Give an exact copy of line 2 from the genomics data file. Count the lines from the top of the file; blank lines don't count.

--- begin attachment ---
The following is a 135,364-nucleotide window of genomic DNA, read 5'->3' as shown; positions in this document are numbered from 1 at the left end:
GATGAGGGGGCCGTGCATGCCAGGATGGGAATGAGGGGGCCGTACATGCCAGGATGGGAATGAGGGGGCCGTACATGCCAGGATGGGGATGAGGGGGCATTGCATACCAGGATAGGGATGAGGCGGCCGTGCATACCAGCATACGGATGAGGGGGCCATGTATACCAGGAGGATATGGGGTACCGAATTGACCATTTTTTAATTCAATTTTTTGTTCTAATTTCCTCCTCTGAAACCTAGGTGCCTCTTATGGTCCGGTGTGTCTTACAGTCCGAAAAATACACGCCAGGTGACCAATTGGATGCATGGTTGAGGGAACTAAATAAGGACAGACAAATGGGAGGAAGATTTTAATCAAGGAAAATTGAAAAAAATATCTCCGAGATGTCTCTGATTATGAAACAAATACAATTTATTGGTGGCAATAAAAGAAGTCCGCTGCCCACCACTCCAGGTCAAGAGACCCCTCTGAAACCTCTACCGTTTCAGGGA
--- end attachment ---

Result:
GATGAGGGGGCCGTGCATGCCAGGATGGGAATGAGGGGGCCGTACATGCCAGGATGGGAATGAGGGGGCCGTACATGCCAGGATGGGGATGAGGGGGCATTGCATACCAGGATAGGGATGAGGCGGCCGTGCATACCAGCATACGGATGAGGGGGCCATGTATACCAGGAGGATATGGGGTACCGAATTGACCATTTTTTAATTCAATTTTTTGTTCTAATTTCCTCCTCTGAAACCTAGGTGCCTCTTATGGTCCGGTGTGTCTTACAGTCCGAAAAATACACGCCAGGTGACCAATTGGATGCATGGTTGAGGGAACTAAATAAGGACAGACAAATGGGAGGAAGATTTTAATCAAGGAAAATTGAAAAAAATATCTCCGAGATGTCTCTGATTATGAAACAAATACAATTTATTGGTGGCAATAAAAGAAGTCCGCTGCCCACCACTCCAGGTCAAGAGACCCCTCTGAAACCTCTACCGTTTCAGGGA